Guest Post by Robert Merges and Pamela Samuelson, UC Berkeley School of Law; Ted Sichelman, University of San Diego School of Law
Why do entrepreneurs and startup companies file for patents? Why not? How often do startups acquire patents from others? How important are patents in fostering innovation at startups? In helping them raise financing? In providing leverage in cross-licensing negotiations? Are entrepreneurs and startups subject to patent thickets?
These and many related questions were the subject of the Berkeley Patent Survey—the most comprehensive survey to date in the United States, probably worldwide, on how patents are used by and affect entrepreneurs, startups, and early-stage high technology companies. Funded by the Ewing Marion Kauffman Foundation—and conducted by us, along with Robert Barr (Executive Director of the Berkeley Center for Law & Tech and former VP of IP at Cisco) and Stuart Graham (then a professor at Georgia Tech's College of Management, and currently Chief Economist of the USPTO)—the survey collected responses from over 1,300 companies less than ten years old (hereinafter, "startups") in the biotechnology, medical device, software, and hardware/IT sectors.
In this first post of three, we briefly review three major findings from our initial analysis of the survey about the frequency of patenting among high-tech startups, why startups seek patents, and how they rate patents and other strategies for attaining competitive advantage. In the next post, we'll discuss some reasons startups give for not seeking patents and why they sometimes license-in patents from other companies. In the last post, we'll specifically address startup perceptions about the incentives that patents provide for engaging in innovation as well as the perceived importance of patents in securing outside investments. The investment incentive role of patents has been not only a subject of enduring interest in the patent field generally, but also an important topic of interest of late at the Department of Commerce and PTO. (For those interested in more information, a detailed discussion of the survey results is available here; a focused analysis on the drivers of startup patenting, here; and some background on the genesis of the survey, here.)
First, startups hold many more patents and applications than previously believed. Instead of asking companies how many patents and applications they actually hold—like we did—earlier studies solely used the PTO databases to determine portfolio size. Unfortunately, these databases are unreliable, because the assignee records—particularly for patents acquired from founders and third parties—are incomplete. Our more complete data shows that about 40% of our respondents hold patents or applications, with the figure rising to about 80% for startups funded by venture capital firms.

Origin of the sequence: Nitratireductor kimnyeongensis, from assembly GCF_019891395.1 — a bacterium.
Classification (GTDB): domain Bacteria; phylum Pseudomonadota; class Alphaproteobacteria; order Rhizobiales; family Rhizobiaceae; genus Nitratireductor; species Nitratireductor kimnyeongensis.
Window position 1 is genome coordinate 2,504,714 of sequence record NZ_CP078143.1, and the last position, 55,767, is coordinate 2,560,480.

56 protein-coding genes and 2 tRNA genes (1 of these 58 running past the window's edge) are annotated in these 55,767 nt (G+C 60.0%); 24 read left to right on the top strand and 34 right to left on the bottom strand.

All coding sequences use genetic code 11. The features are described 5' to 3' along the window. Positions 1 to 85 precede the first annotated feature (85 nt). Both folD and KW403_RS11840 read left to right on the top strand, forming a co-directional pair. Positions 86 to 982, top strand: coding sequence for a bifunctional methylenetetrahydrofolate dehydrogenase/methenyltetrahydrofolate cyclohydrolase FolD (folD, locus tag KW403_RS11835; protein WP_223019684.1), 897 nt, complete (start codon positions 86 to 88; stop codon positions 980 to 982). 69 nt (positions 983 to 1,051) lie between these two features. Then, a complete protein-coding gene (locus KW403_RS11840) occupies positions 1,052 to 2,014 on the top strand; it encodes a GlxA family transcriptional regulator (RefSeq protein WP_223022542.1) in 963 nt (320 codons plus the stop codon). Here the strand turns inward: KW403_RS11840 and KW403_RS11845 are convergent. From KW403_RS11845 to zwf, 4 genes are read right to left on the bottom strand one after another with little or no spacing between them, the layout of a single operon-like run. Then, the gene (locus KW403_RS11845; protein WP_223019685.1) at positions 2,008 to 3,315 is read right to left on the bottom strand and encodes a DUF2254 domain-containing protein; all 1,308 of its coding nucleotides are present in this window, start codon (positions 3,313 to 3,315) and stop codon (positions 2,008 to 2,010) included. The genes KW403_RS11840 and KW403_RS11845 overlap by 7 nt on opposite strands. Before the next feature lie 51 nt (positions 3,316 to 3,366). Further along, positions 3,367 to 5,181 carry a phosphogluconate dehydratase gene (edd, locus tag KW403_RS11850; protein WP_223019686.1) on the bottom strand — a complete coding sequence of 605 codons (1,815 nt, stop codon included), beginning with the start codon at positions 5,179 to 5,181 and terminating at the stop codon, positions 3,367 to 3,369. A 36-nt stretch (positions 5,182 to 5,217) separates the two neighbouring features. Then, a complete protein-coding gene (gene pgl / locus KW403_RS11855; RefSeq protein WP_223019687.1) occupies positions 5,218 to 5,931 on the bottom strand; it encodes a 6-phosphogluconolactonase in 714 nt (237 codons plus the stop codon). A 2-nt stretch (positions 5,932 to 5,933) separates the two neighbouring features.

As expected, this figure varies widely by industry—for example, 97% of venture-backed biotechnology companies hold patents or applications, while only 67% of venture-backed software startups do. And among the general population of software startups responding, the rate was only about 25%. In terms of raw numbers, among biotechnology companies, those with patents and applications have about 13 on hand, with the number rising to about 20 for medical device companies, and falling to about 7 for software companies. In sum, many startups are filing for patents and hold greater numbers than previously believed, though most software companies have never filed for patents.
Second, startups report that they primarily file for patents to prevent against copying of their innovative products and services (see Fig. 1 below). This holds true across all industries and by a variety of other company characteristics, such as age and revenues.
Respondents also note that filing for patents to improve their chances of securing investment and generating a liquidity event (such as an IPO or being acquired) are between moderately and very important reasons to file. In addition, the respondents state that a moderately important reason to file patents is for strategic reasons, such as defending against and preventing patent lawsuits as well as increasing negotiating leverage.
Figure 1: Reasons to File for Patents
Our third major finding concerns startup executives' perceptions of the effectiveness of patents and other methods of providing competitive advantage. Interestingly, responses vary widely (see Fig. 2 below). Biotechnology companies rate patents as the most effective means of capturing competitive advantage, more effective than first-mover advantage (though the differences are not statistically significant), trade secrecy, reverse engineering, copyright, and other means. Software companies, on the other hand, rank patenting dead last in providing competitive advantage.
Figure 2: Measures of Capturing "Competitive Advantage" from Inventions
In sum, the 2008 Berkeley Patent Survey has found that startups are patenting more than previous studies have suggested; that patents are being sought for a variety of reasons, the most prominent of which is to prevent copying of the innovation; and that there are considerable differences among startups in the perceived significance of patents for attaining competitive advantage, with biotech companies rating them as the most important strategy and software companies rating them least important.
Our next post will delve into reasons high tech entrepreneurs gave for not seeking patents for recent innovations and for licensing of patents from other companies.